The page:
During the recent Ogura lecture, Dr. Levine noted that 60 patients have now been treated, and that the 20-year disease specific survival is 81.2%.
Explore This IssueMay 2009
In other recent research supporting the use of endoscopy, a 10-year retrospective analysis (Nicolai P et al. Am J Rhinol 2008; 22:308-16) evaluated 184 patients with nasoethmoidal malignancies possibly involving the adjacent skull base. Of these, 134 were treated with an exclusive endoscopic approach (EEA) and 50 were treated with a cranioendoscopic approach (CEA).
Researchers found that the five-year disease-specific survival was 91.4% for the EEA group and 58.8% for CEA patients, respectively, indicating that endoscopic surgery, when properly planned and in expert hands, may be a valid alternative to standard surgical approaches for the management of malignancies of the sinonasal tract.
Additionally, in a prospective cohort study (Lund V et al. Am J Rhinol 2007;21: 89-94), 49 patients underwent an endoscopic resection as an alternative to craniofacial resection for pathologies including adenocarcinoma, malignant melanomas, and olfactory neuroblastomas. Thirty-seven patients received radiotherapy and 14 received adjuvant chemotherapy.
The overall survival of patients was 88% at five years. Mean hospital stay was five days, with no significant postoperative complications. Thirty-six patients were alive and well at follow-up (a mean of 36 months), seven had residual disease, and six patients had died. Three patients were converted to craniofacial resection. Researchers concluded that endoscopic resection may provide an alternative to craniofacial resection in selected cases of sinonasal malignancy.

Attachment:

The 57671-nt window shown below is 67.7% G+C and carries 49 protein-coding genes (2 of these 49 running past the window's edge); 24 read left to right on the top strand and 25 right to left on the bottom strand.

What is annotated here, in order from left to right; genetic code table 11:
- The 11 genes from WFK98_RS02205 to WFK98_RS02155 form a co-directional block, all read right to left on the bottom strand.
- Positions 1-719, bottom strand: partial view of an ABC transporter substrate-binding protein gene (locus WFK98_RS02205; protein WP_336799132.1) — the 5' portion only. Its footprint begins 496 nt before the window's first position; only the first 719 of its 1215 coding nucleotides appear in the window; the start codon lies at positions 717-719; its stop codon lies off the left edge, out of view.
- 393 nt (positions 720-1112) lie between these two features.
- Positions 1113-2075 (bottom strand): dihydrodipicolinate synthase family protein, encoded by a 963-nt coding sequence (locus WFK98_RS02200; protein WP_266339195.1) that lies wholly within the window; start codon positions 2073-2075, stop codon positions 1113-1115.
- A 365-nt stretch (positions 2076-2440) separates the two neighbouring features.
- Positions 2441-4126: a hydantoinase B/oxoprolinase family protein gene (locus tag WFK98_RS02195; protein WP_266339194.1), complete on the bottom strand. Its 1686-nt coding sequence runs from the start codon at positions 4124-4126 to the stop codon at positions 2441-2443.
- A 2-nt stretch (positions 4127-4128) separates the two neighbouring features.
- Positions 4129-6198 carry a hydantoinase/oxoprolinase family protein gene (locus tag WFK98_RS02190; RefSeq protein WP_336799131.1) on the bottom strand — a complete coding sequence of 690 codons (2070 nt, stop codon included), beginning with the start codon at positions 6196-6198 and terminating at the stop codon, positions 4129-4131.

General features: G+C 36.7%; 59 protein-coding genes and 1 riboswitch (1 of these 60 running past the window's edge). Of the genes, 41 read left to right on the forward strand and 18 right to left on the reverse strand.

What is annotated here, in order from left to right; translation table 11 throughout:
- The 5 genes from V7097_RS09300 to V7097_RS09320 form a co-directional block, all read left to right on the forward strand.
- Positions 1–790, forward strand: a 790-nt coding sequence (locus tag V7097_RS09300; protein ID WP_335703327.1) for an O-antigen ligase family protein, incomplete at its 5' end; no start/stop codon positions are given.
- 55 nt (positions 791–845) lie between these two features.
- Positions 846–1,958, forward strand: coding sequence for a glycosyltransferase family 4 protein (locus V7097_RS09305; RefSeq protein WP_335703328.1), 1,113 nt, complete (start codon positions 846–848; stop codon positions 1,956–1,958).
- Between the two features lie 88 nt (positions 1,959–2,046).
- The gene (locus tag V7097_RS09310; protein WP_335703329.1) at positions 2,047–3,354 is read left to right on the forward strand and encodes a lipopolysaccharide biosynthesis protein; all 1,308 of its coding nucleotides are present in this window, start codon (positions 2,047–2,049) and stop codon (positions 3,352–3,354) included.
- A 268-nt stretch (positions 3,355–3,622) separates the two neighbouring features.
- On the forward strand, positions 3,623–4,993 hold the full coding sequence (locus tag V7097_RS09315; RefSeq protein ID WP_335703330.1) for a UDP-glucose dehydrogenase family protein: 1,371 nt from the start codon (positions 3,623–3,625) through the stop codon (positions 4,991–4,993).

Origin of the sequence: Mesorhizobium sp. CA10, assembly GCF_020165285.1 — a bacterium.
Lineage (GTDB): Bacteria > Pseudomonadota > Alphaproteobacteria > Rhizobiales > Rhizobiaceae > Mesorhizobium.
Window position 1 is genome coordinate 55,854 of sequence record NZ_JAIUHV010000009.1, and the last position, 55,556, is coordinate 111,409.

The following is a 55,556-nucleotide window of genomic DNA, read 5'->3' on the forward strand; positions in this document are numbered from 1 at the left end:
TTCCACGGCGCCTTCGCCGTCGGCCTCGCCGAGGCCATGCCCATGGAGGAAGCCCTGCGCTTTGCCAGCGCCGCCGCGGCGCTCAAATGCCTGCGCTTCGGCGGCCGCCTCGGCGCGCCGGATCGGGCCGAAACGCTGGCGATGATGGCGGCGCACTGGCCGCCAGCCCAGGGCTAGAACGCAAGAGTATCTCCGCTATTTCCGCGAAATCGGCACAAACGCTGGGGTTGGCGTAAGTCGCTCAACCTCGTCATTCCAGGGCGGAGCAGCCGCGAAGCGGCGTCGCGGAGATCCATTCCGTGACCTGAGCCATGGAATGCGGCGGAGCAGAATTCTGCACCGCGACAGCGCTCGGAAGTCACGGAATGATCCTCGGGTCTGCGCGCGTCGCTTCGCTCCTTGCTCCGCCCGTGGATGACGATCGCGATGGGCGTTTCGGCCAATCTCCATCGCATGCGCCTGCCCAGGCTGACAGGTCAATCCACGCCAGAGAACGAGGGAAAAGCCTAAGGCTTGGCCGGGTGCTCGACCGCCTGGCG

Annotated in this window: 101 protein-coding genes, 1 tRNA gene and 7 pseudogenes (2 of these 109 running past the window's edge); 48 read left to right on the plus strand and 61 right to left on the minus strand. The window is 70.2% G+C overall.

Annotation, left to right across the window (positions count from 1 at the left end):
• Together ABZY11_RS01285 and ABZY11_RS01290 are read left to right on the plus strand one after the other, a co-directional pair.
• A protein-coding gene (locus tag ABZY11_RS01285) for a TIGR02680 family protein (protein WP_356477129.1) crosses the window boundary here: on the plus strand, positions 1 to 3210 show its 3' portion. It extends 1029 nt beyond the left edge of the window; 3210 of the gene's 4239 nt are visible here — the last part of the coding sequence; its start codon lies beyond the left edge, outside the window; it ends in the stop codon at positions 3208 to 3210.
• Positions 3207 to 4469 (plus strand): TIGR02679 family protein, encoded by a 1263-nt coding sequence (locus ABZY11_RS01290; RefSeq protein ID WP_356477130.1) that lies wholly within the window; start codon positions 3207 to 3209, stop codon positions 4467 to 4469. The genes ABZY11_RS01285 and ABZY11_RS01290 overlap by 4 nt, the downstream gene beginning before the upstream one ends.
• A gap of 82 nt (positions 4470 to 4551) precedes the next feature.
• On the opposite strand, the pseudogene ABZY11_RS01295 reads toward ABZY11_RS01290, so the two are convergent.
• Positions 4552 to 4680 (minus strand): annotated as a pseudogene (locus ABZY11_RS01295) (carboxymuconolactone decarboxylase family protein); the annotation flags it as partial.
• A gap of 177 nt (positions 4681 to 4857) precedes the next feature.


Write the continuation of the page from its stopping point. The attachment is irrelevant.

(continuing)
Benefits of Endoscopy
Despite the debate surrounding endoscopy and the lack of long-term research, most physicians can agree that the technology has a number of potential benefits.
An endoscopic approach results in less morbidity for the patient, less manipulation of the brain tissue, and faster and easier recovery compared with open surgery, said Dr. Snyderman.
Additionally, patients may have better cosmetic results because endoscopy avoids facial incisions, said Dr. Batra. However, even though endoscopic surgery can facilitate a quicker recovery and reduce complications, it shouldn’t be viewed as a panacea, he said.
The benefits of endoscopy, or any other approach, open surgical or otherwise, are irrelevant if the tumor isn’t fully controlled, cautioned Dr. Osguthorpe.
Risks of Endoscopy
One of the biggest challenges that exists with endoscopic resection is the ability to reconstruct the dura in patients undergoing resection intracranial extension, including involvement of the dura and the brain, said Dr. Kraus.